The UAC Chairman, Andrii Dykun, spoke about the situation in the agricultural sector and the inadmissibility of selling agricultural land from January 1, 2024, in a blog for the Economic Truth publication.
War changes everything - the land market is no exception. The situation in the Ukrainian agricultural sector in March 2020, when the law on the land market was adopted, and at the end of 2023 is significantly different.
Back then, the agricultural sector was a leader in development and innovation, with competent farmers earning steady income and investing it in further development.
Now, farmers are working at a loss because for the second year in a row, purchase prices for agricultural products are below cost, many enterprises have been physically destroyed by the Russian army, land liberated from the occupiers is mined, and farmers are forced to work under fire near the contact line. For the first time in the last 20 years, farmers are reducing their crop areas.
In such a radically opposite situation and difficult conditions, the approach to the key agricultural issue - the land market - must also be changed.
Promises and real steps
"We are opening the land market for Ukrainians"
"For its correct launch, the first stages will have limitations"
"In case of distortion of the situation, we will apply safeguards"
These were the statements made by the authorities on the eve of the adoption of the law on agricultural land turnover. But for some reason, they have now been forgotten! It seems that politicians have decided that they are not relevant now.
Almost all countries in the world imposed certain restrictions on who could buy agricultural hectares and to what extent at the first stages of land market opening.
They often include a ban on the purchase of land by citizens of other countries, the priority of purchasing shares by their tenants, and quantitative indicators of the area that can be purchased by one buyer.
Has the war become a stop-factor for the land market?
This is because the issue of land in the agricultural sector is not just a personal issue for its owners and buyers, it is a matter of social, economic and political stability of the entire state.
For example, a large concentration of land in the hands of a small group of wealthy individuals leads to the destruction of small and medium-sized farmers, leaves their families without means of subsistence and, as a result, exacerbates social tensions.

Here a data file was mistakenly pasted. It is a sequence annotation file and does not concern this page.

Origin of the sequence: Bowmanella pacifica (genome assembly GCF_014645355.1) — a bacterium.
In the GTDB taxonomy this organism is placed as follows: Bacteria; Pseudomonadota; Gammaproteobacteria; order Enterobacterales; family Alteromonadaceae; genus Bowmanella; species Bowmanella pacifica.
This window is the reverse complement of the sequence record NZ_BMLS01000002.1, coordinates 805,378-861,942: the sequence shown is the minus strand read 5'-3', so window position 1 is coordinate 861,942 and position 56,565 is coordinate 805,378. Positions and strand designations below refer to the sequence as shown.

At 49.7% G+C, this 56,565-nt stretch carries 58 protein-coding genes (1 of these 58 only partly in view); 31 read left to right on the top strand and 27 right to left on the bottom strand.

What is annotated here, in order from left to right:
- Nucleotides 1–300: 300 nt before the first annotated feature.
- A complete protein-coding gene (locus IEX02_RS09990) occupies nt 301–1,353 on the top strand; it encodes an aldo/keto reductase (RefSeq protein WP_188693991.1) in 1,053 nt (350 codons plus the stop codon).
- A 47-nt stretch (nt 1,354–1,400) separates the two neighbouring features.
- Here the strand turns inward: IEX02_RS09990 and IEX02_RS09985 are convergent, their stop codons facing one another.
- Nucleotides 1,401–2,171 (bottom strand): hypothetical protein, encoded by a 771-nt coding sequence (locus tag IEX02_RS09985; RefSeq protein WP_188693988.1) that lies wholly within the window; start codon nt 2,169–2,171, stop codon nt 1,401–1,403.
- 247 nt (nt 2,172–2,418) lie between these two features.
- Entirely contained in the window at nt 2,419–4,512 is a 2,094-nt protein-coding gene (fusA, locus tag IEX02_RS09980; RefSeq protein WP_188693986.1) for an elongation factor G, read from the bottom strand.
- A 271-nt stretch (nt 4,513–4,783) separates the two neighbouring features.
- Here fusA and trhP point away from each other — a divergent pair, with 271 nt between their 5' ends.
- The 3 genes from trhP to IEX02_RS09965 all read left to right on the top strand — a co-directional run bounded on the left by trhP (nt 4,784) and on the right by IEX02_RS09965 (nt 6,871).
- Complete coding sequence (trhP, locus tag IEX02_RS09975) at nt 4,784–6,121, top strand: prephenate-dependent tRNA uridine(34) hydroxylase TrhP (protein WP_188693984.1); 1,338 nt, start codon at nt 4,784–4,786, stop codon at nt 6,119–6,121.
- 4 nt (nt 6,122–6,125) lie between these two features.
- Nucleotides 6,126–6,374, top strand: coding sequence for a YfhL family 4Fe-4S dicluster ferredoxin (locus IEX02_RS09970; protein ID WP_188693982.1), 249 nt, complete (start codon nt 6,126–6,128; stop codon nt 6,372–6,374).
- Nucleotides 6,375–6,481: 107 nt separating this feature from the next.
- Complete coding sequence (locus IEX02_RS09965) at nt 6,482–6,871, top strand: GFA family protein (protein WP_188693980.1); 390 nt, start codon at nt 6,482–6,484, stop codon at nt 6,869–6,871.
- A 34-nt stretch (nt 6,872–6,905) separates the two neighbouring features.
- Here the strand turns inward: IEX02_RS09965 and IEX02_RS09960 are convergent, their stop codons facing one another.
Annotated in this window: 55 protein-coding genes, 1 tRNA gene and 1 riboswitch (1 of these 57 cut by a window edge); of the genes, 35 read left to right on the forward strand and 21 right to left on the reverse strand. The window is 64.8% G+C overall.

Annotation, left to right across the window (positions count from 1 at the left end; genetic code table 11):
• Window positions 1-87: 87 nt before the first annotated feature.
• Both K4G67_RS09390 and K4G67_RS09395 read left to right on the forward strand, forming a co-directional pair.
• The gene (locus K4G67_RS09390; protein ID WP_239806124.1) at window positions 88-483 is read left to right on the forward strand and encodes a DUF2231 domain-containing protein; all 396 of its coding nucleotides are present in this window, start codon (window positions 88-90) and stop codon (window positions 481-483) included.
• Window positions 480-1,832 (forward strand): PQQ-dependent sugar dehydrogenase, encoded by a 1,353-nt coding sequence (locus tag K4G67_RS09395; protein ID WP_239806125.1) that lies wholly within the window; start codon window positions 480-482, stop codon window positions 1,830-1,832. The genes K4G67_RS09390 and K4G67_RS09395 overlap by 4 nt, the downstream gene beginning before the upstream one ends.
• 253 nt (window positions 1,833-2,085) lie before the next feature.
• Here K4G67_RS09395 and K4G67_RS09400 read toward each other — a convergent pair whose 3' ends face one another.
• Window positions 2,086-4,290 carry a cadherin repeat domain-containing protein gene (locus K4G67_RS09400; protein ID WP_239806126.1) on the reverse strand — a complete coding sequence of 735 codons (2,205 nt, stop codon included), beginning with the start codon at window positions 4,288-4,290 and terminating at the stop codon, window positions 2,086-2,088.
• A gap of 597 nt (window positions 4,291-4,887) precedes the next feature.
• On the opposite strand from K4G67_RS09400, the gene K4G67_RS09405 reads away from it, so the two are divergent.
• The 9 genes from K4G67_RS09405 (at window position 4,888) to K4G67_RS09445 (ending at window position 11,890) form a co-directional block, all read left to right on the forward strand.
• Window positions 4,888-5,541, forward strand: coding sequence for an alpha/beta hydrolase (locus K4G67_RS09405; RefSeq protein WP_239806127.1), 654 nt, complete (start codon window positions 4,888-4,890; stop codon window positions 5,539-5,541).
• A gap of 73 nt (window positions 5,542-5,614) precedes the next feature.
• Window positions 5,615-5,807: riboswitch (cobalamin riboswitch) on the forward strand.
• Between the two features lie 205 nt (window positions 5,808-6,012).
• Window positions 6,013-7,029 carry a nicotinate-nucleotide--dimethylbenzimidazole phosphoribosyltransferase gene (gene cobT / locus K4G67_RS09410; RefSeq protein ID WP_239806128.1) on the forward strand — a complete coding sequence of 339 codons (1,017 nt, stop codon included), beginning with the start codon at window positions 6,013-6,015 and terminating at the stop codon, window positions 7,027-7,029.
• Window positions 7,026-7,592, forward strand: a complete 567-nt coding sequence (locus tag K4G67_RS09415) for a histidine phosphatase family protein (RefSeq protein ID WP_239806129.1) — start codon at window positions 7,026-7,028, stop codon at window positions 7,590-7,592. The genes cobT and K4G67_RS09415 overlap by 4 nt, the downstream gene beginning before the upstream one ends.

It also makes local authorities heavily dependent on the new land oligarchs, destroying local self-government. Also, the purchase of land by those who do not work in agriculture, for example, for the purpose of passive investment, leads to the alienation of farmers from their business, a drop in efficiency and production.
Moreover, the consequences of such steps, even after the realization and correction of mistakes, are felt for decades. Suffice it to recall what collectivization cost the Ukrainian village.
For example, in Poland, the land market was launched on the condition that one buyer could purchase 500 hectares. A few years later, this figure was reduced to 300 hectares, as there were fears that agricultural land could be quickly bought up by foreign companies.
Another interesting restriction in place in Poland is that you have to be a farmer to buy agricultural land. For example, in Ukraine, there are more and more signals from different regions that IT professionals are investing in hectares.
Yes, they have the money, but they don't have the agricultural skills and capabilities to engage in agriculture. Therefore, they lease the land, but it is easier to lease it to a holding company, which deprives small and medium-sized farmers of land, and the money and taxes from the rent that used to stay in the village go to the city, which destroys the life of the local community.
This is a call to think about whether we are introducing the agricultural land market in the right way.
Due to the diverse characteristics and unique history of each country, we can’t find two countries with the same agricultural land markets. All of them have a unique set of provisions that bring relations between all its participants into a civilized "channel", avoiding speculation and incorrect work.